- Compare background blur by crop factor and lens

What is

One of the most returning questions on photography forums is which out of two different lenses has the smallest depth of field (DOF). However, what many people actually mean when they ask this is which lens has the best ability to blur the background in their shots.

The answers given are not always very clear, but they could be just that. All it takes is some simple math. This tool will give you the answers you are looking for. Add some lenses, select your subject size, and hit update to see the results in a graph!

Coming soon! Full support for mobile devices!

Choose your settings

Add some more

Popular Formats Crop Factor
Medium Format* 0.8
Full Frame 1
APS-C 1.5
APS-C (Canon) 1.6
Micro Four Thirds 2
1”-Type 2.7

* 44 x 33mm medium format sensors.

I want to take a shot in landscape orientation, which contains:

Someone's head and shoulders (0.9 x 0.6 meters)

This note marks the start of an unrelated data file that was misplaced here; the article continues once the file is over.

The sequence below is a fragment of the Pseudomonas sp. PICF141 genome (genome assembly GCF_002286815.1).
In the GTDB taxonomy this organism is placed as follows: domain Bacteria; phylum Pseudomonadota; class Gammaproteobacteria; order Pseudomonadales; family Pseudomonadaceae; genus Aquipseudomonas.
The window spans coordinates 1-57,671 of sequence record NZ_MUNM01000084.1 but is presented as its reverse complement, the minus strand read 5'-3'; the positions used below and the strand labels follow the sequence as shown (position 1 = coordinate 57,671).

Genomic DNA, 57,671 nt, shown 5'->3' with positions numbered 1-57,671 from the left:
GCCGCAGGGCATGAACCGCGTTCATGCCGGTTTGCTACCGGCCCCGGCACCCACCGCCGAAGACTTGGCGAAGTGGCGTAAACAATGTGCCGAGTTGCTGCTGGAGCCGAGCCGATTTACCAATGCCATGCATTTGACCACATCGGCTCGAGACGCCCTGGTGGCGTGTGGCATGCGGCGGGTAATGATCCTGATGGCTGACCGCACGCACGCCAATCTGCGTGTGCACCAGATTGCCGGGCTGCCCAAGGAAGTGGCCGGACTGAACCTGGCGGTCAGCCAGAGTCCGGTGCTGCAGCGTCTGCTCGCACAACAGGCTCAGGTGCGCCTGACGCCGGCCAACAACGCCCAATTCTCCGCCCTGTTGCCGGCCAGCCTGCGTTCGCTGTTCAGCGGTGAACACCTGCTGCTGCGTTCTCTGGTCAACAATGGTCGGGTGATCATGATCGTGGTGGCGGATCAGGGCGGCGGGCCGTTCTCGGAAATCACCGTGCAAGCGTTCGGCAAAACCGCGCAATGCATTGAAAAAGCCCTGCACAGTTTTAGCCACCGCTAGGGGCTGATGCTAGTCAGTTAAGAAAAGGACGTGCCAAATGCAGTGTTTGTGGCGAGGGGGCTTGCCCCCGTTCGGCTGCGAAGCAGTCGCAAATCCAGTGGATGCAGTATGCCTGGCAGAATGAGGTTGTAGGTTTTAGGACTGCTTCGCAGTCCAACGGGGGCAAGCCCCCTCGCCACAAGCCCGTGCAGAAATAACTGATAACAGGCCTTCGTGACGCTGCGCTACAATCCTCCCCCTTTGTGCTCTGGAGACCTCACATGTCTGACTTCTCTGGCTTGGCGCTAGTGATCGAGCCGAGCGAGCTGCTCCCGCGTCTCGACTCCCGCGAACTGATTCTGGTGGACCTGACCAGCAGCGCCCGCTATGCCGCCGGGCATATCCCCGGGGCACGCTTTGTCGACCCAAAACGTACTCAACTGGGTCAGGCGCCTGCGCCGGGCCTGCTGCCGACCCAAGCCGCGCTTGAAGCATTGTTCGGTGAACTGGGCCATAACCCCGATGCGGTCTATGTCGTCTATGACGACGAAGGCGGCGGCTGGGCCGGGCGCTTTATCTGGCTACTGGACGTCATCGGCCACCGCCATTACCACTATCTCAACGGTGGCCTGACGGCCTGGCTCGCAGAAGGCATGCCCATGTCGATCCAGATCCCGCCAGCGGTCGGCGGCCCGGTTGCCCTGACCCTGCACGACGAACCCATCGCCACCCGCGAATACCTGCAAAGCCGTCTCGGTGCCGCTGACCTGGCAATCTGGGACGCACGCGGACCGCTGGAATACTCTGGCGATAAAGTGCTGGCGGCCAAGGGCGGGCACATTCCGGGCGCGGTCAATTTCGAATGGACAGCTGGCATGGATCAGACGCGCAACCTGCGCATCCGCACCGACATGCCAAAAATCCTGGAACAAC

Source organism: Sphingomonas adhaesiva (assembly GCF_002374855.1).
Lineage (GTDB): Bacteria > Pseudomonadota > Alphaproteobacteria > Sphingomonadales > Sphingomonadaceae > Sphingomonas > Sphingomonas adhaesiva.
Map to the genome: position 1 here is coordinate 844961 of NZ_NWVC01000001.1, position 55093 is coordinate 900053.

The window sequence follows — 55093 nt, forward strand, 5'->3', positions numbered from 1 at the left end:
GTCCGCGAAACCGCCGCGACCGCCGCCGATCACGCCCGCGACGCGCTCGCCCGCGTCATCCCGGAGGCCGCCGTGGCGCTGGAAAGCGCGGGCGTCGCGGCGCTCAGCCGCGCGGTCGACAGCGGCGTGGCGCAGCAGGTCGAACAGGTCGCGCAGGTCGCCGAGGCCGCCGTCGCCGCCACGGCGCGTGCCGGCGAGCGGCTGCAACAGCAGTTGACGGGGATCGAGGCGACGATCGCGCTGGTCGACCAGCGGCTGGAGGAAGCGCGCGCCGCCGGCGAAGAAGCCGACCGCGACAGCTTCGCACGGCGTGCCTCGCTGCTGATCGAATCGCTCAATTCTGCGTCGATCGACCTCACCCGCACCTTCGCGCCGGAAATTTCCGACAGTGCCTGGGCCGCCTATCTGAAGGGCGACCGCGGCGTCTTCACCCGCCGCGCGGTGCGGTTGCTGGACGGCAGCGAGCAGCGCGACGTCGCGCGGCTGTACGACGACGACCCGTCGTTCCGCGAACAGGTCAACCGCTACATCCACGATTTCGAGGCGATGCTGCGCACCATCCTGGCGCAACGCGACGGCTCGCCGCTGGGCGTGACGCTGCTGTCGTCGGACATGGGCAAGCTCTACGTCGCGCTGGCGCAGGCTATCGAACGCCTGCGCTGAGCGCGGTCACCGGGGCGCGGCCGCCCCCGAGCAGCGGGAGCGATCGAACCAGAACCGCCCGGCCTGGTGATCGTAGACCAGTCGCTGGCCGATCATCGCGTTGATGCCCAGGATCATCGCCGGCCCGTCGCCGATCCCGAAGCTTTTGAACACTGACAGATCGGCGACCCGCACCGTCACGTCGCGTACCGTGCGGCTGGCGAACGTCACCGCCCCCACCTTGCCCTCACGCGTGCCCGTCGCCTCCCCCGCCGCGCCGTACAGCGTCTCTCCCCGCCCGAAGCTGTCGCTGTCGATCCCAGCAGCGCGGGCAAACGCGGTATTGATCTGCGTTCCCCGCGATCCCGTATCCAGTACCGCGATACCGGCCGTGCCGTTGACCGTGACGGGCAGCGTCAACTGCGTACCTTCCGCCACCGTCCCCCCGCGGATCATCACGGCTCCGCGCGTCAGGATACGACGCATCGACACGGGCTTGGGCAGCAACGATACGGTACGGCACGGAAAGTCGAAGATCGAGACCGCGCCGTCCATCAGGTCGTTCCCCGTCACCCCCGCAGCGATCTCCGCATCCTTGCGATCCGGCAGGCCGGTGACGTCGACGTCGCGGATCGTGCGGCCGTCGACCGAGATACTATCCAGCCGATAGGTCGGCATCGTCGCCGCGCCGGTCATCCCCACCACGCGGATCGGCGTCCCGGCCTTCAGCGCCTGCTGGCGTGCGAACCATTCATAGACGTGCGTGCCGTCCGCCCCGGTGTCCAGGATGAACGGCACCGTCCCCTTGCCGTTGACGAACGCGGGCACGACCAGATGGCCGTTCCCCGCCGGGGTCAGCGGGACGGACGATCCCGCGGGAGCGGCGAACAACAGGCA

A full person (3 x 2 meters)
Something completely different, which has a width of meters.

Update the graph

Background Blur vs Background Distance

Theoretical blur disk diameter as percentage of image width [%]

Generated by

Distance between subject and background

With this slider you can set the distance range of the graph

It is important to intepret the results correctly. The first obvious observation to make is that the background blur increases when the background is further away, regardless of focal length or aperture settings. In order to give meaning to the results, think about what kind of shot you want to make, and what distance there will be between the subject and the background.

As you probably have seen by now, the relative blurring ability of lenses is very much dependent on the specifics of your shot. As a rule of thumb it can be concluded that a wider aperture is more important for blurring closer backgrounds, whereas the focal length comes more and more into play when the background is further away.

What else determines the amount of background blur?

Please note that there are two additional effects which determine the amount of background blur in your shot:

  1. Each lens has its own bokeh characteristics, which can make background blur appear more or less smooth.
  2. A shorter focal length will have a wider field of view, and therefore it is likely that there will be more objects in the background at a closer distance.

You can always link back to this specific comparison by using the following url:

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